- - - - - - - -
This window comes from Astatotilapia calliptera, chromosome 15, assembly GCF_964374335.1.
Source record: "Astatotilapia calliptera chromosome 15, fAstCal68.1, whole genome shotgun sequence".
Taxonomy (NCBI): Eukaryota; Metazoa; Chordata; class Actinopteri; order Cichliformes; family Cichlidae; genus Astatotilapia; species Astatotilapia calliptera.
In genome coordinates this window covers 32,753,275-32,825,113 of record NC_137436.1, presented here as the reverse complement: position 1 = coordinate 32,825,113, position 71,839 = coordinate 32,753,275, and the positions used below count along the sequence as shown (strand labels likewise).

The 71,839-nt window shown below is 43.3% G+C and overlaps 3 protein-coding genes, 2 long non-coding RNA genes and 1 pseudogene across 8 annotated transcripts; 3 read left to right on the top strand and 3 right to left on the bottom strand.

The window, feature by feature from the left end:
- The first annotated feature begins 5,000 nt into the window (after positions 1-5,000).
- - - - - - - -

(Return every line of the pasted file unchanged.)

This window comes from Astatotilapia calliptera, chromosome 15, assembly GCF_964374335.1.
Source record: "Astatotilapia calliptera chromosome 15, fAstCal68.1, whole genome shotgun sequence".
Taxonomy (NCBI): Eukaryota; Metazoa; Chordata; class Actinopteri; order Cichliformes; family Cichlidae; genus Astatotilapia; species Astatotilapia calliptera.
In genome coordinates this window covers 32,753,275-32,825,113 of record NC_137436.1, presented here as the reverse complement: position 1 = coordinate 32,825,113, position 71,839 = coordinate 32,753,275, and the positions used below count along the sequence as shown (strand labels likewise).

The 71,839-nt window shown below is 43.3% G+C and overlaps 3 protein-coding genes, 2 long non-coding RNA genes and 1 pseudogene across 8 annotated transcripts; 3 read left to right on the top strand and 3 right to left on the bottom strand.

The window, feature by feature from the left end:
- The first annotated feature begins 5,000 nt into the window (after positions 1-5,000).